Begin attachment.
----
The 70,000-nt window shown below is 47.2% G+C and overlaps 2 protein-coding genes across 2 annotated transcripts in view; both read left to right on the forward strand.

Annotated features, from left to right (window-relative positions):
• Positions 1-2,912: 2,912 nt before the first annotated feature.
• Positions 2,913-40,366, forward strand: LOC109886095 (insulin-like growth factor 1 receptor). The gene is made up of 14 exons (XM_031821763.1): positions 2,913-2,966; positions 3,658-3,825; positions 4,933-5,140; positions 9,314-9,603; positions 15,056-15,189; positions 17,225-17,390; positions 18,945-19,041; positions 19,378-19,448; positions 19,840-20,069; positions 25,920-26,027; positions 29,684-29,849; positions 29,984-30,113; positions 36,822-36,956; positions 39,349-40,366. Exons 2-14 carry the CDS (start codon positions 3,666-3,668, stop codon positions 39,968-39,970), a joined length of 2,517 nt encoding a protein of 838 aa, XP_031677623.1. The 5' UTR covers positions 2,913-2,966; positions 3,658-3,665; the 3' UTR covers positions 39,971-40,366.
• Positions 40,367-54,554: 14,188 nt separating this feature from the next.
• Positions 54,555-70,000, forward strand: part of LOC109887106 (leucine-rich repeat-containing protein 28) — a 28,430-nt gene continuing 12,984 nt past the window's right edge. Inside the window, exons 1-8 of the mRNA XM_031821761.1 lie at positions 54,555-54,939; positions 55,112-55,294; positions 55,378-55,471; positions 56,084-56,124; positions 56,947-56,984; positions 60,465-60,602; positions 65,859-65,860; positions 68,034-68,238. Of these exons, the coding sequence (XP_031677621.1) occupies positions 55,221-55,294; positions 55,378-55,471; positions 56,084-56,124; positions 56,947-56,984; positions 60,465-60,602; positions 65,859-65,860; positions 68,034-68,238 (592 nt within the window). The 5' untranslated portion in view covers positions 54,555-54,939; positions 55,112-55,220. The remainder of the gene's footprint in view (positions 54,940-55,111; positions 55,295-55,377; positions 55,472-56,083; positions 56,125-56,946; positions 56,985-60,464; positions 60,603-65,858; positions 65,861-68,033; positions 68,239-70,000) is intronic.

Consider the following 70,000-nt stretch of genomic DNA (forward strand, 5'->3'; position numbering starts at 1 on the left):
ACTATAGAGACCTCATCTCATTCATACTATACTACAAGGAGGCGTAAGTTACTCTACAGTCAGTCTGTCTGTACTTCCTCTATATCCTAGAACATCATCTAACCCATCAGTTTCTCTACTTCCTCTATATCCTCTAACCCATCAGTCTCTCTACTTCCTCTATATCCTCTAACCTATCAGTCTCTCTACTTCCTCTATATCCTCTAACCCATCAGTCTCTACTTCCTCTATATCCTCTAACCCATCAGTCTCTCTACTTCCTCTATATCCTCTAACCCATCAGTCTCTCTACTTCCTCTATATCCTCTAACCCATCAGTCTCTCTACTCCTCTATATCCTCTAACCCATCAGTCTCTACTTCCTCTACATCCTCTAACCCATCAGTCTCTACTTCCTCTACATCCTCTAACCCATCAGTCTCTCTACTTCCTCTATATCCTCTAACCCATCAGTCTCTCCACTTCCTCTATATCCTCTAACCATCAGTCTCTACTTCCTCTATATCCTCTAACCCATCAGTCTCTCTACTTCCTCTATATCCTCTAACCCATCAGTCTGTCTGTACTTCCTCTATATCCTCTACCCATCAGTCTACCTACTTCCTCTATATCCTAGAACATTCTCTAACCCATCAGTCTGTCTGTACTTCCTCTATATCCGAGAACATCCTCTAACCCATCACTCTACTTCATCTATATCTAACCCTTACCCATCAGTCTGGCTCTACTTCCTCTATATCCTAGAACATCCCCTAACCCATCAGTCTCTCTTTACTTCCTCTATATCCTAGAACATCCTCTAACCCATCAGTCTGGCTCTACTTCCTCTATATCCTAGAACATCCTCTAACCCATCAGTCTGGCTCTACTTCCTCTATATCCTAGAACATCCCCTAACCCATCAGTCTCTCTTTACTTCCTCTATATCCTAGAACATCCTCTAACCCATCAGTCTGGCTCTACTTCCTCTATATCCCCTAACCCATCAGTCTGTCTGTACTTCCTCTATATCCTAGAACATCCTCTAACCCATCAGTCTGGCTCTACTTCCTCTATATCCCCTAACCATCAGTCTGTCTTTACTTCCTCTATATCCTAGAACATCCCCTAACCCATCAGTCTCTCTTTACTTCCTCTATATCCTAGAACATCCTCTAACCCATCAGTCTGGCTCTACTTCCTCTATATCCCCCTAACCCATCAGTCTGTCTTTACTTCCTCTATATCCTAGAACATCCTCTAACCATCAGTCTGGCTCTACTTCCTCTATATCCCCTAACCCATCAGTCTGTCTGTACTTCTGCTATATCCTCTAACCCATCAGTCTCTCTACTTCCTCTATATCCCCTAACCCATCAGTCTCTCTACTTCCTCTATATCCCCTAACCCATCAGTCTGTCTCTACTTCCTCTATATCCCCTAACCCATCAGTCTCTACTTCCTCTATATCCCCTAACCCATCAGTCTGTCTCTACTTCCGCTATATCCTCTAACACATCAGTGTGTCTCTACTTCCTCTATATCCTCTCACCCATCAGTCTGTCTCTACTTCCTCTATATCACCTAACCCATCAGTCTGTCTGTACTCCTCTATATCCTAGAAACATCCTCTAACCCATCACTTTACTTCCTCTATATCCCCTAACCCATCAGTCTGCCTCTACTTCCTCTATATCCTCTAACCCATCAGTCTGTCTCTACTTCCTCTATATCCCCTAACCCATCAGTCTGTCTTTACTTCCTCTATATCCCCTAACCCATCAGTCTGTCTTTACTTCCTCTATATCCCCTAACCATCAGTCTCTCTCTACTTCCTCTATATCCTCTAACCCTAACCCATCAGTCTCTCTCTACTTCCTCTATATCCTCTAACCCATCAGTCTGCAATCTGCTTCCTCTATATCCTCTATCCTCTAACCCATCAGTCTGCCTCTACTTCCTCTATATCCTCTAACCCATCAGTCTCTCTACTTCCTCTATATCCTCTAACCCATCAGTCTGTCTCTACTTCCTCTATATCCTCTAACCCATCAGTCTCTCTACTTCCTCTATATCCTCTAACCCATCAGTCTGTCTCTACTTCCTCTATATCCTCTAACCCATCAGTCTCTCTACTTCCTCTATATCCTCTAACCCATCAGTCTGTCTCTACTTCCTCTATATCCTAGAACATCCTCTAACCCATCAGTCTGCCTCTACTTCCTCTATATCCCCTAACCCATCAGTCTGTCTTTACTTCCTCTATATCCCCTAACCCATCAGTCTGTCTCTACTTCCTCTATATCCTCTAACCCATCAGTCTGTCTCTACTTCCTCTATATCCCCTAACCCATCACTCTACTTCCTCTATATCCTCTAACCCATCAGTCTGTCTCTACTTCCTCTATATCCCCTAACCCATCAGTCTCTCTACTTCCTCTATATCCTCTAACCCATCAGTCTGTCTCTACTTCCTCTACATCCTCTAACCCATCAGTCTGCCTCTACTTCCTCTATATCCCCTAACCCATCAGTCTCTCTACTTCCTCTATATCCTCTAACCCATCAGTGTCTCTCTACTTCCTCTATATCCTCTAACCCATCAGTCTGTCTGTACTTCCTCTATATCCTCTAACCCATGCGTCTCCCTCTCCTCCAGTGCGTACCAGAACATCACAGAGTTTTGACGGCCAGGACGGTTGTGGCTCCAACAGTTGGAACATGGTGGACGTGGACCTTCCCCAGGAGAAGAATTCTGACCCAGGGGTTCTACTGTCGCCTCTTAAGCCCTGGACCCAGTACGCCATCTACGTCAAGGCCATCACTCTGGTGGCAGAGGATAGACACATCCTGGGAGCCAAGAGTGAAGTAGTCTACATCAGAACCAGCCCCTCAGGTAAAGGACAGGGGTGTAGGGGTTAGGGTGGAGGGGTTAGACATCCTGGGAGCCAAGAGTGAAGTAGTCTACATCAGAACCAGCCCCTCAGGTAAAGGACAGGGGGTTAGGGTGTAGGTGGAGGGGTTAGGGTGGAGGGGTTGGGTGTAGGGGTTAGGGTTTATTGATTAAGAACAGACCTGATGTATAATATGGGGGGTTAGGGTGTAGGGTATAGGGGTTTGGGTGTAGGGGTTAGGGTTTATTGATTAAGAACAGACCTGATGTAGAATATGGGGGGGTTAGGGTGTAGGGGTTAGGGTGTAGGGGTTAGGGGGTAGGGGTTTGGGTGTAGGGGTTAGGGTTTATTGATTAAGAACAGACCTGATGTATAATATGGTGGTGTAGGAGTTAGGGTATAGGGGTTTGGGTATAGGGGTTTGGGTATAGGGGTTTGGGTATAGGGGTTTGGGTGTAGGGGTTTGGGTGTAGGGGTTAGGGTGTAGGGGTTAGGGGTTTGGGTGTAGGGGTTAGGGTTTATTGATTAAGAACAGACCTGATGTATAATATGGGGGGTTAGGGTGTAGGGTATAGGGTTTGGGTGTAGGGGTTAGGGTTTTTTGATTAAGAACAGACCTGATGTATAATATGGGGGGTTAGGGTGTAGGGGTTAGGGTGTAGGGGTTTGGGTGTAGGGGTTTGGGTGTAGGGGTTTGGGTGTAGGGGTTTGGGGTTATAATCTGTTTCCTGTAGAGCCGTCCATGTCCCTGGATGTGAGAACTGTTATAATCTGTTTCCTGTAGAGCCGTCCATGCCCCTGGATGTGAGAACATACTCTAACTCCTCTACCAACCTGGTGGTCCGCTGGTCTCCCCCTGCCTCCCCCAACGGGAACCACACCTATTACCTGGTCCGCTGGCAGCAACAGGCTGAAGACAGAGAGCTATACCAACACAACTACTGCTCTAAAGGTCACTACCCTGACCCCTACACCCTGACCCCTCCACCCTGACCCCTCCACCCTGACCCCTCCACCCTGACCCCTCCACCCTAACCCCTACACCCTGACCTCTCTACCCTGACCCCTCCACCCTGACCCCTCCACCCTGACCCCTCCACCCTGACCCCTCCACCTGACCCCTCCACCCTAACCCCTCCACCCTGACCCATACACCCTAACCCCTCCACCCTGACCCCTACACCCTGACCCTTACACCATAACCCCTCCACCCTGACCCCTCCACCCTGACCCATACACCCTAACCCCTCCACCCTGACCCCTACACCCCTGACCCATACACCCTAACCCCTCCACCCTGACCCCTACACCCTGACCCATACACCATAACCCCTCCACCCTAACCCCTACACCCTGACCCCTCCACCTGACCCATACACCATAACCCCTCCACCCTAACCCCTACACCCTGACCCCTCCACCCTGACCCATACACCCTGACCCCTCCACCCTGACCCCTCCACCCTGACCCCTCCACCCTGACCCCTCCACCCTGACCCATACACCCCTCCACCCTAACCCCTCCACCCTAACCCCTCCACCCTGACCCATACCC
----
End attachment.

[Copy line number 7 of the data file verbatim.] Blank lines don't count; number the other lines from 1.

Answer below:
Consider the following 70,000-nt stretch of genomic DNA (forward strand, 5'->3'; position numbering starts at 1 on the left):